Mumbai, 03 Mar 2020 17:00 IST
Updated: 05 Mar 2020 17:11 IST
Directed by Satish and Santosh Babusenan, the film has spontaneous performances by Nina Chakraborty and Sreeram Mohan.
If we strictly follow genre definitions, then Sunetra: The Pretty Eyed Girl (2020) can be called a road film. Directed by Santosh and Satish Babusenan, the film has four characters, Sunetra (Nina Chakraborty), a migrant cook, her lover and poet Adi (Sreeram Mohan), and two gangsters.
It’s Sunetra’s birthday and Adi decides to take her to a secluded beach, far away from town. Sunetra is unaware that he has stolen a car for their trip, while Adi is unaware that the stolen car belongs to dreaded gangster, Solomon (Kaladharan), who will stop at nothing to get his car back.
The entire film is carried forward by the dialogues. Adi, who is a poet, has a very philosophical outlook on life and the world. This is reflected in his choice of complex words, even while having a normal conversation.
Sunetra on the other hand, is a very simple girl, who does not share his profound views about life. She dreams of having a small house, where she can live with Adi. A migrant worker from Bengal, Sunetra is struggling to make end meet, which is why her dreams are not that big.
The Babusenan brothers, who have made art house films like The Painted House (2015) and Ottayaal Paatha (2016), tells us how dreams are bogged down by the reality.
The couple talk on random topics like love and death. In the course of their conversation, they draw parallels between the cultures of Bengal and Kerala and discover many similarities between these two regions and their people. Though Adi and Sunetra belong to same social and economical strata, their take on the world is different.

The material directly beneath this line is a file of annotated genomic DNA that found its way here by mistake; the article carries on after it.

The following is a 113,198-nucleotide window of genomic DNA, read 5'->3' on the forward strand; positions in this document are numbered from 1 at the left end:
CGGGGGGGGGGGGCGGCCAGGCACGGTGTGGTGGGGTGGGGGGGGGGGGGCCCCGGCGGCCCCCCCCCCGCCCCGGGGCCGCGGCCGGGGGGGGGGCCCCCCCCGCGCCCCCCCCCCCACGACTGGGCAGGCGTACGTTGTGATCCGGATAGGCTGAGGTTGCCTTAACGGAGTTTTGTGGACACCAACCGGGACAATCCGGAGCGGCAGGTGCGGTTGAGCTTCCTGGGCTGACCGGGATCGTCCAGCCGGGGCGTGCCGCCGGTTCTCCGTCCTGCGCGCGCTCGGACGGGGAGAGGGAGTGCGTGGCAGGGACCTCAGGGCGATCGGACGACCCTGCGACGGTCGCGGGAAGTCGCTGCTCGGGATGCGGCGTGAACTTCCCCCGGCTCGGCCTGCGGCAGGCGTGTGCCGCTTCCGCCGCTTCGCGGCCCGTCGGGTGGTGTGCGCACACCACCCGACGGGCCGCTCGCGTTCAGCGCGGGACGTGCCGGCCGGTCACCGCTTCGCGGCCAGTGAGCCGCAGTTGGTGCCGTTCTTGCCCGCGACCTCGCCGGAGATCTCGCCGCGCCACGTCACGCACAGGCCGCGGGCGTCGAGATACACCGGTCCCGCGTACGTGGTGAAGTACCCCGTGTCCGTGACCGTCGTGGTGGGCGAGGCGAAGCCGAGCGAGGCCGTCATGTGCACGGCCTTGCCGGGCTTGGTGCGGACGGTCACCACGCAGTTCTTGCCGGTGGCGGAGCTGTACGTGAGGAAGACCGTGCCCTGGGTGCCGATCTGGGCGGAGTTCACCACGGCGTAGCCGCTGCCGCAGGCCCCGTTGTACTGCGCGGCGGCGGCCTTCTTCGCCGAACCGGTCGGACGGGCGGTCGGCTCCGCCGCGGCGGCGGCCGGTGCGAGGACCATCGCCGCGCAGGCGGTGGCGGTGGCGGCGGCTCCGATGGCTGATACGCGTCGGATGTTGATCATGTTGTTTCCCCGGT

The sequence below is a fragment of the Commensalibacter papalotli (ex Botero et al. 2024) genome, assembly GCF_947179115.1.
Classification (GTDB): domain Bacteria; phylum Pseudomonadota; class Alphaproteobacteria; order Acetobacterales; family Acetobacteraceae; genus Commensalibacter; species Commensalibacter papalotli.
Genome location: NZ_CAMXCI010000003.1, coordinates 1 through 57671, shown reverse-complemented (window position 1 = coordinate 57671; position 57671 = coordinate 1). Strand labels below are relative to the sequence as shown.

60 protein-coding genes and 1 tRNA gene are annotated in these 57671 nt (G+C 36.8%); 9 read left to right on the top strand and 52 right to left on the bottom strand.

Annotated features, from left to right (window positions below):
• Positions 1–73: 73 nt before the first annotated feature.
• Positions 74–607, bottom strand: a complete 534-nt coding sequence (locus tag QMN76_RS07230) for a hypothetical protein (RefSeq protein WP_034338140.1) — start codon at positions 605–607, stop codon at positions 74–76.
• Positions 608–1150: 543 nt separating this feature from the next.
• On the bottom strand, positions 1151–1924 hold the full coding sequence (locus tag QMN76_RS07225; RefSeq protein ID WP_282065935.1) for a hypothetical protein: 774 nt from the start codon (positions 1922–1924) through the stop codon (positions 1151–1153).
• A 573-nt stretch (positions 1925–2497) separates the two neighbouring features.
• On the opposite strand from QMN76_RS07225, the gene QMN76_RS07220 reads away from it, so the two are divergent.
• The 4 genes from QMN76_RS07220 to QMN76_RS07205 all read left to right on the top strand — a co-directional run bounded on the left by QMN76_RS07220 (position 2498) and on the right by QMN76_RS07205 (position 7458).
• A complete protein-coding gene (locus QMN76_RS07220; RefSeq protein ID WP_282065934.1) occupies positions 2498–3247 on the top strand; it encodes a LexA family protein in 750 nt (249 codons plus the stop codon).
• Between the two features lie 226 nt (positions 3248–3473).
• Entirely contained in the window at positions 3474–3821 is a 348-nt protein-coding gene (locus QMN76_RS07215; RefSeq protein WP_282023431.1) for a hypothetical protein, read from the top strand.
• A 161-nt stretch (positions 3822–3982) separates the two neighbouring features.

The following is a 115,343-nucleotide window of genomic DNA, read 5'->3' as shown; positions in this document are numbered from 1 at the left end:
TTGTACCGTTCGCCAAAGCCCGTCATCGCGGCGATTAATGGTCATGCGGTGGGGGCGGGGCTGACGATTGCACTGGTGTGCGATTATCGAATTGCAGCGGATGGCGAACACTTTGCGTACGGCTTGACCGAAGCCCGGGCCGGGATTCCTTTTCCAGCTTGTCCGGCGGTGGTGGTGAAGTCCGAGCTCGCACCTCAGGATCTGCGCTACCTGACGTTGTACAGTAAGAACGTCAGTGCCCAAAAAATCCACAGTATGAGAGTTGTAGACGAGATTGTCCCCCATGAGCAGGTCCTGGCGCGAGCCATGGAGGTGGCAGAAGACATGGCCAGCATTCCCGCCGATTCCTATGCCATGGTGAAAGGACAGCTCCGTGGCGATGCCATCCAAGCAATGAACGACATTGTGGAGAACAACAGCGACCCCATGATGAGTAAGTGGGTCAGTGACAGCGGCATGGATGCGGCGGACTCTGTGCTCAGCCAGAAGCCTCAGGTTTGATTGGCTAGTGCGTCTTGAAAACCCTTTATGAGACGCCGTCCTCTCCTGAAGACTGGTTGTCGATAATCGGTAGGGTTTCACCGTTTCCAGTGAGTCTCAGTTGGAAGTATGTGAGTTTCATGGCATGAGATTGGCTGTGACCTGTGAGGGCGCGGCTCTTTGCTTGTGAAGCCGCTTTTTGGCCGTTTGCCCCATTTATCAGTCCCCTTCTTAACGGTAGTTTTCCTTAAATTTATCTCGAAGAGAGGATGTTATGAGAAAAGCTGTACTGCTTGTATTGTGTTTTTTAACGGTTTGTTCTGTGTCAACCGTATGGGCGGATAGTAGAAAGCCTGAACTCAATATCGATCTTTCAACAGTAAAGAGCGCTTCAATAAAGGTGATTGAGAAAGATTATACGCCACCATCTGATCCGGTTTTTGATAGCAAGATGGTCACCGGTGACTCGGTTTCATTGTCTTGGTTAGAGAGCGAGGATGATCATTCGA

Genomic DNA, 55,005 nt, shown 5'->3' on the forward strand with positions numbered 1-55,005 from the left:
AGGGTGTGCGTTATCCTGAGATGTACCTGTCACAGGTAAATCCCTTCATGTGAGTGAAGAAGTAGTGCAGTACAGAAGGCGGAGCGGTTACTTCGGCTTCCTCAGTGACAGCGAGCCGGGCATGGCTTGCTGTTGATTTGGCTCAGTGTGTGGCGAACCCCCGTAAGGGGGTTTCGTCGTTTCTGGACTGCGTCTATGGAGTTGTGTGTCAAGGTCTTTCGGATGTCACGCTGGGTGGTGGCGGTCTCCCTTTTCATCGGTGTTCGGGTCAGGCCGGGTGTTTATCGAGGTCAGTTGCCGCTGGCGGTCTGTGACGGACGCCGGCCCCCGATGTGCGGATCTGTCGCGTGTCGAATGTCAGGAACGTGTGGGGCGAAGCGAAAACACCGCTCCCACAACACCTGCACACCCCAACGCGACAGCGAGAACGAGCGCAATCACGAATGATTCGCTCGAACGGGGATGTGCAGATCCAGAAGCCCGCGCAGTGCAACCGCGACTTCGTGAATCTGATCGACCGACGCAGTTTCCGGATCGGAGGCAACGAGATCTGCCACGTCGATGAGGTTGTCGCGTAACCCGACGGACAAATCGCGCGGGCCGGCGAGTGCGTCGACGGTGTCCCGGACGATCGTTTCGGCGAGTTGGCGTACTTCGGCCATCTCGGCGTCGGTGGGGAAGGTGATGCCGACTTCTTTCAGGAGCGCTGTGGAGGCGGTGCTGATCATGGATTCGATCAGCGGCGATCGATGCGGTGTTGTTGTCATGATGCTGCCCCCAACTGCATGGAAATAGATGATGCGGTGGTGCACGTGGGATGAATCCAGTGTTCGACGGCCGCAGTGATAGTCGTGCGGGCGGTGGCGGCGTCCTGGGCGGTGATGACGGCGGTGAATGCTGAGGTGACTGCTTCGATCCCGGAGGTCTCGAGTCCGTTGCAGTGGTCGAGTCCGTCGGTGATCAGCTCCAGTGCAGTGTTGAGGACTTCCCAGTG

The most prominent thing about the film is the performances by Nina and Sreeram. Their realistic and understated acting is an absolute treat to watch. Their interactions are real and spontaneous and at no time do we get the feeling that it is rehearsed.
The two criminals, who are pursuing the couple, do not have much screen time, but their characters are so well defined that one does not feel the lack of an exposition scene. In one scene, a bike rider abuses Solomon for driving slowly, and the criminal kills him by bashing his head on the concrete road. This scene is enough to establish the cold-blooded nature of these killers, and suddenly we are afraid for the couple.
Most of the film has been shot in medium close up, which makes the viewer feel as if they are a part of the journey. The directors have also refrained from using any background score for the film. Except for the dialogues and the radio, all we hear is ambient sound. It compels the viewer to focus on the dialogues and note even the most minute change in the expressions of the players.
Though the characters go through various emotions, there is a strong undercurrent of melancholy that persists throughout the movie.
On the downside, the film doesn’t follow the conventional norms of commercial cinema, which is likely to limits its reach.
The film was screened at the 18th Third Eye Asian Film Festival on 1 March 2020.
Related topicsThird Eye Asian Film Festival
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